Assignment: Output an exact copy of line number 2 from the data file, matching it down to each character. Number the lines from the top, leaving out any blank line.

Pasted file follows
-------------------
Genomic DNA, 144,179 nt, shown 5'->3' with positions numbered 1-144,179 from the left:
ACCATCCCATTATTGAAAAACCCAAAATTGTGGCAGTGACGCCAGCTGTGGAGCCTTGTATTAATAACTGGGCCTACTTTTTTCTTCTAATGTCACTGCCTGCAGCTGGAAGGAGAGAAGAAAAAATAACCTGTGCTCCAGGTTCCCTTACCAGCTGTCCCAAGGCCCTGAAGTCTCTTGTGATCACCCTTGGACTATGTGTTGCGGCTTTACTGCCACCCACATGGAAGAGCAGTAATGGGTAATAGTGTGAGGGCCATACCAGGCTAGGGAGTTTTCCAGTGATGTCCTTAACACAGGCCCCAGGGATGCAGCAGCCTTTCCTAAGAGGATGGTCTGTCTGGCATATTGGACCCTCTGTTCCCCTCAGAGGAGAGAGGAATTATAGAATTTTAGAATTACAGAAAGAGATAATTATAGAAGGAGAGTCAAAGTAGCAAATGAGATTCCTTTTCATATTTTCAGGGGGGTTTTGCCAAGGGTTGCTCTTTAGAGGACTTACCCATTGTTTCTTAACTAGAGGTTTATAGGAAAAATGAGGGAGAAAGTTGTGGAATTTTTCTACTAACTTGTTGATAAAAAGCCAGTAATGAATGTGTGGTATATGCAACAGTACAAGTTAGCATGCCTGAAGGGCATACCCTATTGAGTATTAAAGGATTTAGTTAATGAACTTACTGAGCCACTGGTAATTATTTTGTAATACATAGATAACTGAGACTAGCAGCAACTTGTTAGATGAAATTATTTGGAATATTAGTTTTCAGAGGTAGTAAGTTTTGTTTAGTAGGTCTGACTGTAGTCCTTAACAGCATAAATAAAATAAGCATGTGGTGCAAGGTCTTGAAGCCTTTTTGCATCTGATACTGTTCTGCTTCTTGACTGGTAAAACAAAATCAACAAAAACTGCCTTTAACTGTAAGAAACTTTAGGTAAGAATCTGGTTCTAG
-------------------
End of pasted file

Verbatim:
ACCATCCCATTATTGAAAAACCCAAAATTGTGGCAGTGACGCCAGCTGTGGAGCCTTGTATTAATAACTGGGCCTACTTTTTTCTTCTAATGTCACTGCCTGCAGCTGGAAGGAGAGAAGAAAAAATAACCTGTGCTCCAGGTTCCCTTACCAGCTGTCCCAAGGCCCTGAAGTCTCTTGTGATCACCCTTGGACTATGTGTTGCGGCTTTACTGCCACCCACATGGAAGAGCAGTAATGGGTAATAGTGTGAGGGCCATACCAGGCTAGGGAGTTTTCCAGTGATGTCCTTAACACAGGCCCCAGGGATGCAGCAGCCTTTCCTAAGAGGATGGTCTGTCTGGCATATTGGACCCTCTGTTCCCCTCAGAGGAGAGAGGAATTATAGAATTTTAGAATTACAGAAAGAGATAATTATAGAAGGAGAGTCAAAGTAGCAAATGAGATTCCTTTTCATATTTTCAGGGGGGTTTTGCCAAGGGTTGCTCTTTAGAGGACTTACCCATTGTTTCTTAACTAGAGGTTTATAGGAAAAATGAGGGAGAAAGTTGTGGAATTTTTCTACTAACTTGTTGATAAAAAGCCAGTAATGAATGTGTGGTATATGCAACAGTACAAGTTAGCATGCCTGAAGGGCATACCCTATTGAGTATTAAAGGATTTAGTTAATGAACTTACTGAGCCACTGGTAATTATTTTGTAATACATAGATAACTGAGACTAGCAGCAACTTGTTAGATGAAATTATTTGGAATATTAGTTTTCAGAGGTAGTAAGTTTTGTTTAGTAGGTCTGACTGTAGTCCTTAACAGCATAAATAAAATAAGCATGTGGTGCAAGGTCTTGAAGCCTTTTTGCATCTGATACTGTTCTGCTTCTTGACTGGTAAAACAAAATCAACAAAAACTGCCTTTAACTGTAAGAAACTTTAGGTAAGAATCTGGTTCTAG